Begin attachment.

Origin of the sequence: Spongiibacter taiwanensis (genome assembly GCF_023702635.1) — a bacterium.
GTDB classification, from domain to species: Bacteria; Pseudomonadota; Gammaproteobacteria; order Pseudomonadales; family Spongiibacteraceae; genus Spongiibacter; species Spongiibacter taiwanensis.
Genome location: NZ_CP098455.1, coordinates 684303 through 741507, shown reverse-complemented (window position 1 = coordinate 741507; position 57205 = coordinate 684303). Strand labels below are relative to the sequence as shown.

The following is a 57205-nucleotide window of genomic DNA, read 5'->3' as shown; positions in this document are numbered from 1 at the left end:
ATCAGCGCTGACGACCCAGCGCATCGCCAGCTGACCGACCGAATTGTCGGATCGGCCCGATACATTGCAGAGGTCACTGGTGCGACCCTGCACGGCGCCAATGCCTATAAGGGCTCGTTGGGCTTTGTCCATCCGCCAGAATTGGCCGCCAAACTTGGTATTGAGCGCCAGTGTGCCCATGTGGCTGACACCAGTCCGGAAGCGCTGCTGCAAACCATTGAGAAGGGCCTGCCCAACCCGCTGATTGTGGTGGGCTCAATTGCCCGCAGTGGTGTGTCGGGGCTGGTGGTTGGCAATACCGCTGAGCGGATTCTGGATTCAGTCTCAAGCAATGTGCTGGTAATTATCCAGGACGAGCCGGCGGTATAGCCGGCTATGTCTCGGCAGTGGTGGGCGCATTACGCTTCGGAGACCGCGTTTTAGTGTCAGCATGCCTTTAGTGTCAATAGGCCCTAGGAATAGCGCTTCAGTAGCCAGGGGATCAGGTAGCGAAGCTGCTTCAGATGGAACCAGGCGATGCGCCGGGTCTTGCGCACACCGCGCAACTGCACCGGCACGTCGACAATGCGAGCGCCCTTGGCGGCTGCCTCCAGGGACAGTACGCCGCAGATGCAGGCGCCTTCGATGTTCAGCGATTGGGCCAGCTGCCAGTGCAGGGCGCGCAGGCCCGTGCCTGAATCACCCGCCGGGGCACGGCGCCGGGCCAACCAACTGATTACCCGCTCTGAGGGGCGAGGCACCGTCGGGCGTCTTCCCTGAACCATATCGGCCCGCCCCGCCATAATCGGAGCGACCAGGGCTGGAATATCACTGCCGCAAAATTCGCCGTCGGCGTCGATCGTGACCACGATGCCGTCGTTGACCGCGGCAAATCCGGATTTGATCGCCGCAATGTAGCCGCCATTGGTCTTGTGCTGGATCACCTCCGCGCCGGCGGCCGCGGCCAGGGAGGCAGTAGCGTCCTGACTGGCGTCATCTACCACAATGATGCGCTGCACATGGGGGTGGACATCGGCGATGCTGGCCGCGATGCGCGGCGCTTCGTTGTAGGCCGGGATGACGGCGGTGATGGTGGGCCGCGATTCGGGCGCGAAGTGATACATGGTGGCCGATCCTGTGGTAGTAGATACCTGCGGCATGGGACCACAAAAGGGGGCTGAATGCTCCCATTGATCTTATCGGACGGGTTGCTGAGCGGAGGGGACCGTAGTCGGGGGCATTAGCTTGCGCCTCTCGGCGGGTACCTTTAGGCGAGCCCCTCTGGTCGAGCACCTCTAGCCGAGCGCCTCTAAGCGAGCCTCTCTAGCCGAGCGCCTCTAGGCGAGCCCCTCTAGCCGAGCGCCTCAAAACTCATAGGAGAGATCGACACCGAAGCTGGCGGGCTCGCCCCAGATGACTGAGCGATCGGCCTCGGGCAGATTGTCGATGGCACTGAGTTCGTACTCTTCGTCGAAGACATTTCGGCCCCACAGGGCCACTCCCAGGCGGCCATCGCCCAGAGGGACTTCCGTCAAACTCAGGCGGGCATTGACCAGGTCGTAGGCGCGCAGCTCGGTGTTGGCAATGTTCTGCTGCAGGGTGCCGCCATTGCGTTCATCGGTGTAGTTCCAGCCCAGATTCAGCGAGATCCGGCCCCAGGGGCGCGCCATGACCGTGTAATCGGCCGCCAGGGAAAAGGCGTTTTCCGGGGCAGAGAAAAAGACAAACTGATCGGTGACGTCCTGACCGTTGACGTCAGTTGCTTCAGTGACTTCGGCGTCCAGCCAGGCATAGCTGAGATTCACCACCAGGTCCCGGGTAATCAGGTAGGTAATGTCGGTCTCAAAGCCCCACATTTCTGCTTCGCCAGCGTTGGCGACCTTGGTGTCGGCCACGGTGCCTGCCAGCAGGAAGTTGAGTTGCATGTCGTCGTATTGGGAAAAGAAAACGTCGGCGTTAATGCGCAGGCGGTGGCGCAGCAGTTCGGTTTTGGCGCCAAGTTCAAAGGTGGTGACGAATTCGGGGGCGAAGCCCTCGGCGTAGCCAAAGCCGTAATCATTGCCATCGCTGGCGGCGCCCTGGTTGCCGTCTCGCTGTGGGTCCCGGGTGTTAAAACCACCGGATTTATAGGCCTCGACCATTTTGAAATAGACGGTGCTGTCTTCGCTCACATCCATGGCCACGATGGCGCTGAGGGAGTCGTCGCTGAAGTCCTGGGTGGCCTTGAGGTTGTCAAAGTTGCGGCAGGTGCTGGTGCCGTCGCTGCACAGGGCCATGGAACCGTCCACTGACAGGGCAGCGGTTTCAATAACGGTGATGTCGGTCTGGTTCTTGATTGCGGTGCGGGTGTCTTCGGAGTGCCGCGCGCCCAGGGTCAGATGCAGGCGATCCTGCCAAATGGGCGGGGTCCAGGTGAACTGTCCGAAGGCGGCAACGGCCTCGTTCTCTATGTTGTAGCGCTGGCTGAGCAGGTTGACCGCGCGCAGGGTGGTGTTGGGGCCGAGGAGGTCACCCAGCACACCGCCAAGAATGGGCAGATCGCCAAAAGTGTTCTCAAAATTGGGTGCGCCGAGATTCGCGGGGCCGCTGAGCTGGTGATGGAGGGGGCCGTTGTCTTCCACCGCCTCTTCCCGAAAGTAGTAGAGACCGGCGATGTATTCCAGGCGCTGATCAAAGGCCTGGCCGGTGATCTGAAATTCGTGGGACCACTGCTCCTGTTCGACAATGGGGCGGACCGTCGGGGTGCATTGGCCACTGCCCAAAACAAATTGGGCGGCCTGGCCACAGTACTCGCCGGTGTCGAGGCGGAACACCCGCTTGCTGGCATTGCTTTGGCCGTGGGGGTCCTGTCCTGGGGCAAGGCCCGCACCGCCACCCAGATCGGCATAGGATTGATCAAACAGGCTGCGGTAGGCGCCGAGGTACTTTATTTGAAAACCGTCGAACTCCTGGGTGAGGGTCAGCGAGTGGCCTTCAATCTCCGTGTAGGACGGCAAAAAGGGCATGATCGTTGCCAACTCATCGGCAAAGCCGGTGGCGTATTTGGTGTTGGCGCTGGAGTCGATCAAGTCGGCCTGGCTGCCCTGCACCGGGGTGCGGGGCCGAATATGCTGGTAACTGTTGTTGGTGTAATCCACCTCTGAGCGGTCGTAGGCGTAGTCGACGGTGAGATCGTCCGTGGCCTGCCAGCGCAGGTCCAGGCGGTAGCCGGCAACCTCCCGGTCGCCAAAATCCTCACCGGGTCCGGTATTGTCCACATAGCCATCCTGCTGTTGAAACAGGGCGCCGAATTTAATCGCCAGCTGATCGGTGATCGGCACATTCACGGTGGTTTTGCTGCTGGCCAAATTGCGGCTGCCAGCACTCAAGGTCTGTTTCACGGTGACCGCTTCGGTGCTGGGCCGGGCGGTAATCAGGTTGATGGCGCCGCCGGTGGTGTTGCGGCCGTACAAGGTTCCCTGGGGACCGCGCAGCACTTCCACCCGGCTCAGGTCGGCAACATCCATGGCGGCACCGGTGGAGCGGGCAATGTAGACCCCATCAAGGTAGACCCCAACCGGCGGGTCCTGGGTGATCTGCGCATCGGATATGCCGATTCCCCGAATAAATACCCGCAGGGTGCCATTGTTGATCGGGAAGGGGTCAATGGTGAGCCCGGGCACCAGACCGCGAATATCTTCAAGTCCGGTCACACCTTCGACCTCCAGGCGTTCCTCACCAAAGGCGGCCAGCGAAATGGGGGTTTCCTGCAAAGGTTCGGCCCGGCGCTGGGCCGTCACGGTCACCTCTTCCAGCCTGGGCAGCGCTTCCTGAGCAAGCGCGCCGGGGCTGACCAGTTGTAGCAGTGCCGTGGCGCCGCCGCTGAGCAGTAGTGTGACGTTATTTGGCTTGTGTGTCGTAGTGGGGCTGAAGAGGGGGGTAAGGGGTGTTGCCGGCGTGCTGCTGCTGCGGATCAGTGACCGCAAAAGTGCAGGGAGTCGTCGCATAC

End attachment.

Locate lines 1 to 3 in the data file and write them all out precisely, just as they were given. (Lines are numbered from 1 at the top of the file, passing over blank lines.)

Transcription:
Origin of the sequence: Spongiibacter taiwanensis (genome assembly GCF_023702635.1) — a bacterium.
GTDB classification, from domain to species: Bacteria; Pseudomonadota; Gammaproteobacteria; order Pseudomonadales; family Spongiibacteraceae; genus Spongiibacter; species Spongiibacter taiwanensis.
Genome location: NZ_CP098455.1, coordinates 684303 through 741507, shown reverse-complemented (window position 1 = coordinate 741507; position 57205 = coordinate 684303). Strand labels below are relative to the sequence as shown.